Head of Technical SEO
When it comes to search engine optimisation, there is no exact science or magic formula. There are best-practice guidelines which give an indication of what approach to take for improved results, but we are unable to identify in advance exactly how much impact (and in what time frame) making one change will have on your position in the SERPs. Instead, the industry relies on making and testing hypotheses based on the guidelines we are given.
Instead, we need to make changes to like for like groups of pages; for example, ‘heels’ versus ‘trainers.’ By keeping one group of pages the same, and making changes to the other, we create a test and control bucket. We can then forecast traffic changes for each group and see if the changes we made allow the test group to significantly outperform the control group – in which case, we can roll the changes sitewide and reap the benefits.
In theory, split testing SEO changes is great. However, it often relies heavily on web development to implement any changes. Developer time is something that many brands struggle to get enough of, and there is always the possibility that a change may be made which will have little impact, or even negatively affect traffic, which means more developer time will be needed to reverse the changes.
A CDN, or content delivery network, is commonly used to reduce the time it takes for website content to load, regardless of the geographical location of the user visiting the site. The network consists of POPs (point of presence) and edge servers; CDNs have multiple edge servers in multiple POPs.
Each CDN holds a copy, or cache, of a website; when someone visits a site, their search engine requests a copy of the website and the edge server, rather than the host server, delivers it. As the edge server tends to be in closer proximity, it can deliver the content significantly quicker – resulting in faster loading times.
The ‘CDNExample.com’ host server is in China but has a CDN that spans the globe, with multiple POPs and edge servers worldwide.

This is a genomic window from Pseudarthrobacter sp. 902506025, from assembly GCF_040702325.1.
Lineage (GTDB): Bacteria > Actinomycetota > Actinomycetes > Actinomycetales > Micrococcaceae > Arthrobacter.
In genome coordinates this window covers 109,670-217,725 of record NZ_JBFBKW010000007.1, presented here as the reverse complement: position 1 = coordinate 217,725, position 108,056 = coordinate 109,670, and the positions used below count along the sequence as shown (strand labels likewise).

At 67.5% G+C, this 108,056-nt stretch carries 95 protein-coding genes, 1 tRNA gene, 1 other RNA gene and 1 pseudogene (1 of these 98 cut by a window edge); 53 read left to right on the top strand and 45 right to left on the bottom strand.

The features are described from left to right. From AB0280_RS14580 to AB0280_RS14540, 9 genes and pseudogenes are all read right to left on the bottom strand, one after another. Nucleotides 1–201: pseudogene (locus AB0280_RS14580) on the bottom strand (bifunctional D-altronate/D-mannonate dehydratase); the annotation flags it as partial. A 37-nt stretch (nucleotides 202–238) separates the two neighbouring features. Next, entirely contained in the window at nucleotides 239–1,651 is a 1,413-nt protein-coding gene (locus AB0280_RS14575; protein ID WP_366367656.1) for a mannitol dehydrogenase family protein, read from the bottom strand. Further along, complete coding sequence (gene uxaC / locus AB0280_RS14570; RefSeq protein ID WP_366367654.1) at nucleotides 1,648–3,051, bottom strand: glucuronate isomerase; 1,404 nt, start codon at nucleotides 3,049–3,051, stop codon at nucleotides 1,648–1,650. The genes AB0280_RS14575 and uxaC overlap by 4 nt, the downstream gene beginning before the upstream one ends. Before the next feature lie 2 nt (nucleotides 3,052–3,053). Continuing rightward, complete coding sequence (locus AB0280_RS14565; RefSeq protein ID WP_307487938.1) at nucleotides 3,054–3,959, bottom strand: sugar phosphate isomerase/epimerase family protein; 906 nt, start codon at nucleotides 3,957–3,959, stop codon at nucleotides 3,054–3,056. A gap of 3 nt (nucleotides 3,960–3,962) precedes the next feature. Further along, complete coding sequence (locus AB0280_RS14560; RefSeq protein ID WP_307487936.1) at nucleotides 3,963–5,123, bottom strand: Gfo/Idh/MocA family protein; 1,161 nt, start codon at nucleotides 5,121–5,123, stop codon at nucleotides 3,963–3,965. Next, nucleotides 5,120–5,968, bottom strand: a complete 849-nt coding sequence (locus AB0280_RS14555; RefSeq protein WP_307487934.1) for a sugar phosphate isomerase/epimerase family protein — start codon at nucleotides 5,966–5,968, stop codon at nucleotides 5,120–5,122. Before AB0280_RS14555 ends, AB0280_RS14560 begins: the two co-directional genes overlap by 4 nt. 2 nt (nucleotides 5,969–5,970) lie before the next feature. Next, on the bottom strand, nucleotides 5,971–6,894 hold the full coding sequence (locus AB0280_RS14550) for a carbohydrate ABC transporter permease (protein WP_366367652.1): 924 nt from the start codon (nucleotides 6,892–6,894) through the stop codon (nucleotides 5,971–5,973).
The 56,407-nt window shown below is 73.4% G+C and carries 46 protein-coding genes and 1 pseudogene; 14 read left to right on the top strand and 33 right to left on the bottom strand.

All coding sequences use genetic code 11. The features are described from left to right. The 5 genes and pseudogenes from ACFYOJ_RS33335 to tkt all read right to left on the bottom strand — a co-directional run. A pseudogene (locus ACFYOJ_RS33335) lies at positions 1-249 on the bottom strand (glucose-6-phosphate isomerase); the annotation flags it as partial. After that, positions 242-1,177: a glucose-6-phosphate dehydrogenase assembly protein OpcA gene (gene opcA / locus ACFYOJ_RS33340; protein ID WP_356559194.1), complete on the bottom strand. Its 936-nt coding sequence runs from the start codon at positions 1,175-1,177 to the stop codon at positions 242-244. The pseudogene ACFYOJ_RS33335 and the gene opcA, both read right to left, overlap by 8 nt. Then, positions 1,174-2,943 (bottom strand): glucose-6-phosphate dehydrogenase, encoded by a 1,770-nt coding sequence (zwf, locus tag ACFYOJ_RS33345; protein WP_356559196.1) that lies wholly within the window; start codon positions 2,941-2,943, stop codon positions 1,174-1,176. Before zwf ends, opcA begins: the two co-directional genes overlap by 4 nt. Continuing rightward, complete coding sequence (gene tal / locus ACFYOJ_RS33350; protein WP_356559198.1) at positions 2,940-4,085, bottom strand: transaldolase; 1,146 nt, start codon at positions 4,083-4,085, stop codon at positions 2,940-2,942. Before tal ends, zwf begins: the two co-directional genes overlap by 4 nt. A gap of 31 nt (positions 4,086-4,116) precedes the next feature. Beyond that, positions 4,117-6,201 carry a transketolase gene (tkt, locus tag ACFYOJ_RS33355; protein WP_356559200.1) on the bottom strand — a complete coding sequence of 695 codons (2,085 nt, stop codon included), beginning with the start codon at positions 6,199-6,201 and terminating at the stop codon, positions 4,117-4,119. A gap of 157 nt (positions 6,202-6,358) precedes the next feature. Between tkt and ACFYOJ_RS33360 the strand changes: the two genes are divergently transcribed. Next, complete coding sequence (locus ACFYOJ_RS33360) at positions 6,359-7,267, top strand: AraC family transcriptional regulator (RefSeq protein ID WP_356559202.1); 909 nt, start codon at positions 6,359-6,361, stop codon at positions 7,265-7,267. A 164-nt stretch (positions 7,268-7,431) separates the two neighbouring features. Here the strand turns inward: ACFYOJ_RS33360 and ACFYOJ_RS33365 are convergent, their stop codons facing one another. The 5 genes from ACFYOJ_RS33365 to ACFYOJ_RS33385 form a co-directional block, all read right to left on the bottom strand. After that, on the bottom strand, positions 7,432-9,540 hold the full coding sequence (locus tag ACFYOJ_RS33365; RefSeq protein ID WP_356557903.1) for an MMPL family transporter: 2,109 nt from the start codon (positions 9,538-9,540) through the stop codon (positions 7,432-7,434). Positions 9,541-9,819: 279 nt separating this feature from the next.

User A, who lives in Los Angeles, will see a copy of the website from an LA-based edge server, while User B (who lives in the UK) will see a cache from a London-based one. Both will receive the website almost immediately.
The ‘CDNExample2.com’ website host server is also in China but does not have a CDN. When both User A and User B visit their site, they face significant loading times and end up leaving the website out of frustration.
It can be difficult for brands to get technical changes signed off for two reasons; the first being that developer time and resource can be scarce, the second being that sitewide changes could damage traffic. For websites receiving huge amounts of traffic, that can equate to huge losses over just a short period of time.
We can use CDNs to bypass both of these issues and conduct split testing on websites. There is a small margin of time between the CDN sending the website, and the browser receiving the content, where we can inject small snippets of code that alter the website as it appears to the user. This code can be inserted by Technical SEOs, eliminating the need for development time.
By testing technical changes using A/B testing, we can minimise any negative consequences as we a) are limiting the effect to just 50% of the pages and b) can identify loss of traffic quicker when we are comparing to a control group.
Once you have a hypothesis, carrying out split testing is simple:
If the change has shown to improve traffic, you can put forward a case for getting developer time to implement the changes permanently. For changes which show to have little impact to traffic, or even negatively it, you can delete the code from the CDN.
If you’re interested in finding out more about how we can use CDNs to improve your SEO, get in touch.